The GTUC’s interest is in the nation knowing the truth

Dear Editor,

Attention is drawn to letters ‘The GTUC has not been targeted by the Rodney commission’s terms of reference’ and ‘The PNC wants the work of the Rodney commission aborted’ by APNU’s Shadow Minister of Legal Affairs and Labour Basil Williams (SN, August 12) and Minister Leslie Ramsammy (SN, August 11), respectively.

The determination of the Guyana Trades Union Congress (GTUC) appearing before the Walter Rodney Commission of Inquiry (COI) rests entirely with the body guided by the terms of reference (TOR). The GTUC will not countenance any individual or group denying us the right to be heard and represent the workers and nation’s interest. The GTUC’s decision to participate in the COI was informed by our repeated calls over the years for closure to Dr Walter Rodney’s death. This call was repeated in 2013 when Dr Rodney’s name and death were used to galvanise support to deny the late President Forbes Burnham, South Africa’s O R Tambo Award.

The GTUC expressed its disproval that an allegation on how Dr Rodney died was used to deny what we felt was a deserving award to Burnham, given the conditions under which the award was dispensed. These conditions were consistent with the leadership Burnham delivered to Guyana in the liberation struggle for South Africans, a struggle organised labour supported and in which it played a part.

When in 2014 the government decided it was going to activate the 2005 parliamentary motion to have an independent international inquiry, the GTUC took the decision it would support the work of the commission and participate. And while Mr Williams is aware of the TOR but sees no role for the GTUC, such is understandably a concern of his, but not a bother to the GTUC. The GTUC has an abiding interest in the social, cultural, economic and political well-being/rights of workers, past, present and potential, in the workplace and wider society, be they unionised or non-unionised.

Organised labour’s emergence and presence in the society is built on these pillars.

Consistent with the TOR the GTUC sees itself being able to help the commission in understanding the environment, since we were a major player during the period. The state during the period under the COI review controlled 80 per cent of the economy. Most of the state’s workers were not only unionized, but the trade unions engaged in industrial action with employers and also formed alliances with the political forces based on labour’s interest. Such alliances saw working relationships with the PNC administration, the PPP and WPA.

Consequently, the GTUC was not surprised when from the beginning of the inquiry persons sought to position the workers’ unions and the GTUC as being supportive of the cause to remove the government of the day and hosting May Day rallies at Congress Place, the PNC’s headquarters.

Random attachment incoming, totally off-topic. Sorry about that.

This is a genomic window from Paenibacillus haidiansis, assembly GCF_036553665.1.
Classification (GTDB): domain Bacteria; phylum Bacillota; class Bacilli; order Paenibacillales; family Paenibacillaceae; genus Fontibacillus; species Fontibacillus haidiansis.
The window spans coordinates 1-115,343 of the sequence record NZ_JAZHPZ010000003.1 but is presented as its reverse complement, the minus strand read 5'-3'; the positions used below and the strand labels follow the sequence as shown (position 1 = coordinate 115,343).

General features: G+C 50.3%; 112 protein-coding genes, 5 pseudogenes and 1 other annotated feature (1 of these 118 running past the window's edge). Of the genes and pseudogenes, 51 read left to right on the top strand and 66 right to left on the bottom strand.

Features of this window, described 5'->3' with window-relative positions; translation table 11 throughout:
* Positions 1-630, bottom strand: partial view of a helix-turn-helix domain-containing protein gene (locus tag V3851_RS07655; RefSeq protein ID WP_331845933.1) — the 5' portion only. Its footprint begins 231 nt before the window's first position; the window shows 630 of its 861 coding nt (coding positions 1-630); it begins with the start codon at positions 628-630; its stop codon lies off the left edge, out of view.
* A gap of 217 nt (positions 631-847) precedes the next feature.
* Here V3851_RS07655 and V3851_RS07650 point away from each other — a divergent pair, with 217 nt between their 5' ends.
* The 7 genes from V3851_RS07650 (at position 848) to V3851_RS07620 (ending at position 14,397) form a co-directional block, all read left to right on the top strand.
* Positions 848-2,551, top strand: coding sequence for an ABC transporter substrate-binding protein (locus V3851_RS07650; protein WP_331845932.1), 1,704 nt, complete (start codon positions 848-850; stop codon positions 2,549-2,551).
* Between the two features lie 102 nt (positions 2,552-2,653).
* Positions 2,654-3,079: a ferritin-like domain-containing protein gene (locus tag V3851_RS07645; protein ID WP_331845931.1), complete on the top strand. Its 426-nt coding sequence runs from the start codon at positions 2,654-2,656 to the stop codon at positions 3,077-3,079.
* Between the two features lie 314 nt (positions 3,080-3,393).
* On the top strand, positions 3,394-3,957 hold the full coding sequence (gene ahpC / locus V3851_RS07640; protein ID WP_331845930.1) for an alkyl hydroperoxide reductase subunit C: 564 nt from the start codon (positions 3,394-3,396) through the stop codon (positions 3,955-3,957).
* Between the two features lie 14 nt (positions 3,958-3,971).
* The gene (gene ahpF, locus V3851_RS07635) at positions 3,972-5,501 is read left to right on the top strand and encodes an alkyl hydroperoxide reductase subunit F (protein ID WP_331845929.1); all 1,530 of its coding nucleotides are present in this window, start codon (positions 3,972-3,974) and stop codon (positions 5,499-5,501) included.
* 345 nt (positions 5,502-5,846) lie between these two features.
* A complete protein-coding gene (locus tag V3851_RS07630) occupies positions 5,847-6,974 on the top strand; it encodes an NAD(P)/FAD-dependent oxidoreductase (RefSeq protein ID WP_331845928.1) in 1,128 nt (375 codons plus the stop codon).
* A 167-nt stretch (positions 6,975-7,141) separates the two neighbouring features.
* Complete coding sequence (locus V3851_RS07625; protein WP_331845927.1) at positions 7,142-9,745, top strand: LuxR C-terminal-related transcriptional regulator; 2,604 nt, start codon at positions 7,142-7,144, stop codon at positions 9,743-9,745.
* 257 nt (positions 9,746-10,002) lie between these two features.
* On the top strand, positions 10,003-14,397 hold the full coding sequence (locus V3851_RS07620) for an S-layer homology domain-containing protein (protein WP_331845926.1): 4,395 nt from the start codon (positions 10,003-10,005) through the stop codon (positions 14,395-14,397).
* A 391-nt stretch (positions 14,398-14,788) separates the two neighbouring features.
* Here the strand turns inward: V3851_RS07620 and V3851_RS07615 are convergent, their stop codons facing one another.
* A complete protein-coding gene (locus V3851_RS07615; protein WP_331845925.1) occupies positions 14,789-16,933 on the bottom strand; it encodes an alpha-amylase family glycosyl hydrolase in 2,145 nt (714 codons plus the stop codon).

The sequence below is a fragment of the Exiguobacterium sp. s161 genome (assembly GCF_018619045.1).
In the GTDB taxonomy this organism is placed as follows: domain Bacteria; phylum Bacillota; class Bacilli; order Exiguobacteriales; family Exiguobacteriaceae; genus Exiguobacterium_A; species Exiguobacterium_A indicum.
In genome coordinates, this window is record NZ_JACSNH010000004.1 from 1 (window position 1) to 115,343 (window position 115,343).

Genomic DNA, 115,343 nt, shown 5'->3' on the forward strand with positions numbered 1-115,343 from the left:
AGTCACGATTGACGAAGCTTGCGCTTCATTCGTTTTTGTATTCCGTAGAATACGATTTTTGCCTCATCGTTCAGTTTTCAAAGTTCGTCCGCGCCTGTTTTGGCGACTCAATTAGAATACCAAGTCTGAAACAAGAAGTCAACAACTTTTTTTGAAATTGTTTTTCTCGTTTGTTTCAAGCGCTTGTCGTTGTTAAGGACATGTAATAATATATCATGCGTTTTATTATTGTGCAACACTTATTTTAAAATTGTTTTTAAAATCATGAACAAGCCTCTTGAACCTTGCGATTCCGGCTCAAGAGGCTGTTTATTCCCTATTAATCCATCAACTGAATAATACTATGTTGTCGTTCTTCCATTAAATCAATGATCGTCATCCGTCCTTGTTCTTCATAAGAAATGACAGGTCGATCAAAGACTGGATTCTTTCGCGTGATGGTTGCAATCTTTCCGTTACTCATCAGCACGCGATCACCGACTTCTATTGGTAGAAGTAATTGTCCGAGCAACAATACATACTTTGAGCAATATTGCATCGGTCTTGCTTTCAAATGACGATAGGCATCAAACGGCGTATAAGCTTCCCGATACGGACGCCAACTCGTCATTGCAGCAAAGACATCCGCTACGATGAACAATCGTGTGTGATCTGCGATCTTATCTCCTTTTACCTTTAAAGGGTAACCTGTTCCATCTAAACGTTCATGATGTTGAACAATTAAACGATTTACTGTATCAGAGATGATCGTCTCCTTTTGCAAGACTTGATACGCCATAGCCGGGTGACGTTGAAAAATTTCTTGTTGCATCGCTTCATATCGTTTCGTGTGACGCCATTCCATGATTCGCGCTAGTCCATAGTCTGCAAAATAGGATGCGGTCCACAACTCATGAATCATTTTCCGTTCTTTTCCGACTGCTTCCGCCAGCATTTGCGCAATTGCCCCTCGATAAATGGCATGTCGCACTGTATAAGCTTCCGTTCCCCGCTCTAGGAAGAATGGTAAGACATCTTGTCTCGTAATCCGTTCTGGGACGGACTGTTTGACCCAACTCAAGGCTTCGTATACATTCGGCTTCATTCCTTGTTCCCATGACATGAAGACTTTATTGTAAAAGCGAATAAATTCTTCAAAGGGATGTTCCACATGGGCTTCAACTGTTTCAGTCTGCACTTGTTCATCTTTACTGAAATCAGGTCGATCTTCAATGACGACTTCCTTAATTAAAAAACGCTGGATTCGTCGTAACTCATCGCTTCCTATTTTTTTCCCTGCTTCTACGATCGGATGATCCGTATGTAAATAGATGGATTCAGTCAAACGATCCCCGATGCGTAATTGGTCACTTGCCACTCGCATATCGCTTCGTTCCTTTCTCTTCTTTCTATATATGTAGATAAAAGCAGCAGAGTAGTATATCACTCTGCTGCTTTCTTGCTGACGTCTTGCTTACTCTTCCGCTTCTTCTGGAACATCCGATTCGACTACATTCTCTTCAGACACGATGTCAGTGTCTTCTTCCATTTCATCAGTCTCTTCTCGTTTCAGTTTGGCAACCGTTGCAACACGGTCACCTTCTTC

It is unfortunate that Mr Williams, appearing in the interest of the PNC, did not hear such evidence and was guided in the belief that “No accusation or allegation has been made against the GTUC to date.” It is also instructive that even as he thinks the GTUC should not appear at the inquiry he has prepared his cross-examination of my testimony.

Selwyn Pieters has been retained by the GTUC to represent our interest and we repose confidence in his ability. He continues to articulate the GTUC’s interest and elicit answers from witnesses in order to give true meaning to the TOR. His legal experience, along with that of colleagues at the inquiry, who reside and practise in Canada, Guyana, Trinidad and Tobago, Barbados, Jamaica and London aid in the development of the legal community and is a benefit to all Guyanese. The GTUC is not driven by who is guilty or innocent; ours is an abiding interest in the nation knowing the truth.

The issue of the management of the taxpayers/workers’ money is a concern. As such Mr Williams and his parliamentary colleagues who voted unanimously for the sum allotted are encouraged to return to the table, review, and where necessary make recommendations to ensure our money is properly spent. For the GTUC money properly spent factors into the nation knowing the truth and using it in its process of healing. The legal fees and expenses of the GTUC’s lawyer are not being paid by the commission.

Politicians must also be able to multi-task and competently address a multiplicity of issues. The opposition must develop and expand their capacity to deal with national, regional and local government elections, Bai Shan Lin, the COI, the no-confidence motion, good governance, corruption and other pressing issues simultaneously. These are not unrealistic expectations given that this is a practice in every modern society.

And as for the dastardly claim by Minister Ramsammy that cabinet can spend taxpayers’ money without parliamentary approval, he is called upon to provide where in the constitution such authority is given.

The nation is experiencing a period where some persons placed in a position of trust believe that that trust authorises them to withdraw from the Consolidated Fund under the guise that they have been given authority. The executive without the approval of the legislature cannot allocate money to the COI, and this nation expects the administration will be guided accordingly.


Yours faithfully,
Lincoln Lewis

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